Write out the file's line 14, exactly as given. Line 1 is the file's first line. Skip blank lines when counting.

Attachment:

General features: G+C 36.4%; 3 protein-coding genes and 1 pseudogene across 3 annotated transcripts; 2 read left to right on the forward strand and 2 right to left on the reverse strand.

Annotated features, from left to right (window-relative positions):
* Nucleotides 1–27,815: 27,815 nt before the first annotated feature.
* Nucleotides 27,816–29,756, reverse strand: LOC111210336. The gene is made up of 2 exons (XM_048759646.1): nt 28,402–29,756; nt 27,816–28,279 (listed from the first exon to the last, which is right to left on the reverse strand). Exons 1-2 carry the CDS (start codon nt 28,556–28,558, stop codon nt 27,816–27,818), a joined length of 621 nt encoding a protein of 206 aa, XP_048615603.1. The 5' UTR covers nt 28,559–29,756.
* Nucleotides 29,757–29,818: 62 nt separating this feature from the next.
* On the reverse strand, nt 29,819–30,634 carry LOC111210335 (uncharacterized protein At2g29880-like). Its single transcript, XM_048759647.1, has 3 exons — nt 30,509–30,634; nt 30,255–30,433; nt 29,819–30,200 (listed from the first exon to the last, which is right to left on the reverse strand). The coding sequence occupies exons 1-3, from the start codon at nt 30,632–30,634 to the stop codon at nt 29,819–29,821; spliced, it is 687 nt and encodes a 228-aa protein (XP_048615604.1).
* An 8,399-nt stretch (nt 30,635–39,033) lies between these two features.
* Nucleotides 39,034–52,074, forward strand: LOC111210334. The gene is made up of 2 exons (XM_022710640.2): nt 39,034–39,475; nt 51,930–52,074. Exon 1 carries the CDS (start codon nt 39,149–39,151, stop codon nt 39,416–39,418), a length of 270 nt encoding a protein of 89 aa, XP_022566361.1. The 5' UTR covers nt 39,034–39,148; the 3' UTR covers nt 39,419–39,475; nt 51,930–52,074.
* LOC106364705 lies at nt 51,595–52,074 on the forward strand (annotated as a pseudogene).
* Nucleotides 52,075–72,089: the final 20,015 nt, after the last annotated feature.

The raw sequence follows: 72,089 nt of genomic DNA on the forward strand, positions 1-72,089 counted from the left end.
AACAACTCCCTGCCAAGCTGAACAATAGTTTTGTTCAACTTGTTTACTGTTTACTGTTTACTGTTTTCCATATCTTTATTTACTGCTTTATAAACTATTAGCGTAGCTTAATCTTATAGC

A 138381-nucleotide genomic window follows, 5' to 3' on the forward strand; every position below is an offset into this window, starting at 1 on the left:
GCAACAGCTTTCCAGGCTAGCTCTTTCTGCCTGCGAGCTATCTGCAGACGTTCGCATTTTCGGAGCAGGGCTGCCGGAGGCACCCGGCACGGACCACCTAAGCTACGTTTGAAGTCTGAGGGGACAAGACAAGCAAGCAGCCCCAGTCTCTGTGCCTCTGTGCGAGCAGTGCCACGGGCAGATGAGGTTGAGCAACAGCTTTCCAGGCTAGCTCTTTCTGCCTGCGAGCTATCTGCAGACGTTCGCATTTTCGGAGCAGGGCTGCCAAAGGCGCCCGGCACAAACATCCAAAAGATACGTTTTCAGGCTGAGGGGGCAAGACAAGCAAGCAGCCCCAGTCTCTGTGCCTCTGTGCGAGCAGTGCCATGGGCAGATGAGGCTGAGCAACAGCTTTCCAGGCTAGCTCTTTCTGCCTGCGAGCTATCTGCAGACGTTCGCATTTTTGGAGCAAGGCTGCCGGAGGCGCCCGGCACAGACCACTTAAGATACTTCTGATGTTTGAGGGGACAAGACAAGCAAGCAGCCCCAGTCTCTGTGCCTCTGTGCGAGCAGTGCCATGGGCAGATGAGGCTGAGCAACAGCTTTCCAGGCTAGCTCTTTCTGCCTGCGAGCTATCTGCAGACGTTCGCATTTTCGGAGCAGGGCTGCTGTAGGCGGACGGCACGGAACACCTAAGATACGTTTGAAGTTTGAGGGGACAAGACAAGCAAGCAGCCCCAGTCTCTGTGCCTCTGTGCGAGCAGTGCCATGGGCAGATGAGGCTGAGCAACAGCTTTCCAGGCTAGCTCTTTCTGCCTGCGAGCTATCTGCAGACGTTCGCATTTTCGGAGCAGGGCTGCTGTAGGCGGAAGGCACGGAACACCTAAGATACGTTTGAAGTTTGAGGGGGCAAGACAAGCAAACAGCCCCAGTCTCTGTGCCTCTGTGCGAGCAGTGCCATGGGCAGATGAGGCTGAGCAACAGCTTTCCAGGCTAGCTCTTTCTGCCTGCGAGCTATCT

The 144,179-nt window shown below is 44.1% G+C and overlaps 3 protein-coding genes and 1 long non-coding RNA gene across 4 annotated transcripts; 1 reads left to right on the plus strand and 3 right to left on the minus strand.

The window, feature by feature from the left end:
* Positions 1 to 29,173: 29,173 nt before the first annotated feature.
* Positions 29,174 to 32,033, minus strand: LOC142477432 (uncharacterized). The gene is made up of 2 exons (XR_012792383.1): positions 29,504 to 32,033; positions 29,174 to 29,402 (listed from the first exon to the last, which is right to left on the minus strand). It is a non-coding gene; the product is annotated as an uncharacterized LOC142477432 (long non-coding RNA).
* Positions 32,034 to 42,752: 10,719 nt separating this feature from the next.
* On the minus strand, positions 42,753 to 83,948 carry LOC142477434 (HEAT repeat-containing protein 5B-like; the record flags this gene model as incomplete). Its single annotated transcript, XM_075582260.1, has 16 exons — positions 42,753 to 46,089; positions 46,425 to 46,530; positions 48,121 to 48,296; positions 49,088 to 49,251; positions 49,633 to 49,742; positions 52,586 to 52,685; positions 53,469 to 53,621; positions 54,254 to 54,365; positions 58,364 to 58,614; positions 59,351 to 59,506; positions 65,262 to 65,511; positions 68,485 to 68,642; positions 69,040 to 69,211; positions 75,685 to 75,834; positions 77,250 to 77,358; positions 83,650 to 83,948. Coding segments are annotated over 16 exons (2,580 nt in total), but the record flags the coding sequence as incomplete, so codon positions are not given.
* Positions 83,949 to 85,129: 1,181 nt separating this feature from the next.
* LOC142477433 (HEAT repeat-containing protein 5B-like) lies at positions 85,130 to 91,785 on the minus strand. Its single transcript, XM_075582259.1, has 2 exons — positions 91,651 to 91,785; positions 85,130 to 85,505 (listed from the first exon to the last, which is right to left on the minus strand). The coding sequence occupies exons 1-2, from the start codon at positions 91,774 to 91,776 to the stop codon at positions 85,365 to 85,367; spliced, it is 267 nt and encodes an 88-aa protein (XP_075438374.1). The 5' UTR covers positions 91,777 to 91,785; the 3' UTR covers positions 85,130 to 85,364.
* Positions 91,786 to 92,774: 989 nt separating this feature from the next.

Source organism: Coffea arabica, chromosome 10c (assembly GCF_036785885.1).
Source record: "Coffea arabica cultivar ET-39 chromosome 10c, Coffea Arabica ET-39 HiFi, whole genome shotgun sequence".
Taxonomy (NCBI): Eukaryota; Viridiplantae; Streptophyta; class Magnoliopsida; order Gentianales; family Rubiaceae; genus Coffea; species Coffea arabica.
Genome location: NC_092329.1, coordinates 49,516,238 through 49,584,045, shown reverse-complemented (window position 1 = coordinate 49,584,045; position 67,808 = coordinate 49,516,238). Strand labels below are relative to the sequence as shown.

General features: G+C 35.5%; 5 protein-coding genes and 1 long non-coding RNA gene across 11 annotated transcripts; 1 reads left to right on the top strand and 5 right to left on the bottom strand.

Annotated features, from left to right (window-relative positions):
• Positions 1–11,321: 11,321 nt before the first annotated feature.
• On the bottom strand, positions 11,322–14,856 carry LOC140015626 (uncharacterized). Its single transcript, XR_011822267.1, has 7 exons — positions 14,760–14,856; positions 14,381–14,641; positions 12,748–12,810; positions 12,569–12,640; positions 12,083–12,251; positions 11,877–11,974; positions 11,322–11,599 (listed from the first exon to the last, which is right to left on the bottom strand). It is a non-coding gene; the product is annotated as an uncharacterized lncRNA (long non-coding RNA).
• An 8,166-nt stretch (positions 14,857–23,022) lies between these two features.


GCAACAGCTTTCCAGGCTAGCTCTTTCTGCCTGCGAGCTATCTGCAGACGTTCGCATTTTCGGAGCAGGGCTGCCGGAGGCACCCGGCACGGACCACCTAAGCTACGTTTGAAGTCTGAGGGGACAAGACAAGCAAGCAGCCCCAGTCTCTGTGCCTCTGTGCGAGCAGTGCCACGGGCAGATGAGGTTGAGCAACAGCTTTCCAGGCTAGCTCTTTCTGCCTGCGAGCTATCTGCAGACGTTCGCATTTTCGGAGCAGGGCTGCCAAAGGCGCCCGGCACAAACATCCAAAAGATACGTTTTCAGGCTGAGGGGGCAAGACAAGCAAGCAGCCCCAGTCTCTGTGCCTCTGTGCGAGCAGTGCCATGGGCAGATGAGGCTGAGCAACAGCTTTCCAGGCTAGCTCTTTCTGCCTGCGAGCTATCTGCAGACGTTCGCATTTTTGGAGCAAGGCTGCCGGAGGCGCCCGGCACAGACCACTTAAGATACTTCTGATGTTTGAGGGGACAAGACAAGCAAGCAGCCCCAGTCTCTGTGCCTCTGTGCGAGCAGTGCCATGGGCAGATGAGGCTGAGCAACAGCTTTCCAGGCTAGCTCTTTCTGCCTGCGAGCTATCTGCAGACGTTCGCATTTTCGGAGCAGGGCTGCTGTAGGCGGACGGCACGGAACACCTAAGATACGTTTGAAGTTTGAGGGGACAAGACAAGCAAGCAGCCCCAGTCTCTGTGCCTCTGTGCGAGCAGTGCCATGGGCAGATGAGGCTGAGCAACAGCTTTCCAGGCTAGCTCTTTCTGCCTGCGAGCTATCTGCAGACGTTCGCATTTTCGGAGCAGGGCTGCTGTAGGCGGAAGGCACGGAACACCTAAGATACGTTTGAAGTTTGAGGGGGCAAGACAAGCAAACAGCCCCAGTCTCTGTGCCTCTGTGCGAGCAGTGCCATGGGCAGATGAGGCTGAGCAACAGCTTTCCAGGCTAGCTCTTTCTGCCTGCGAGCTATCT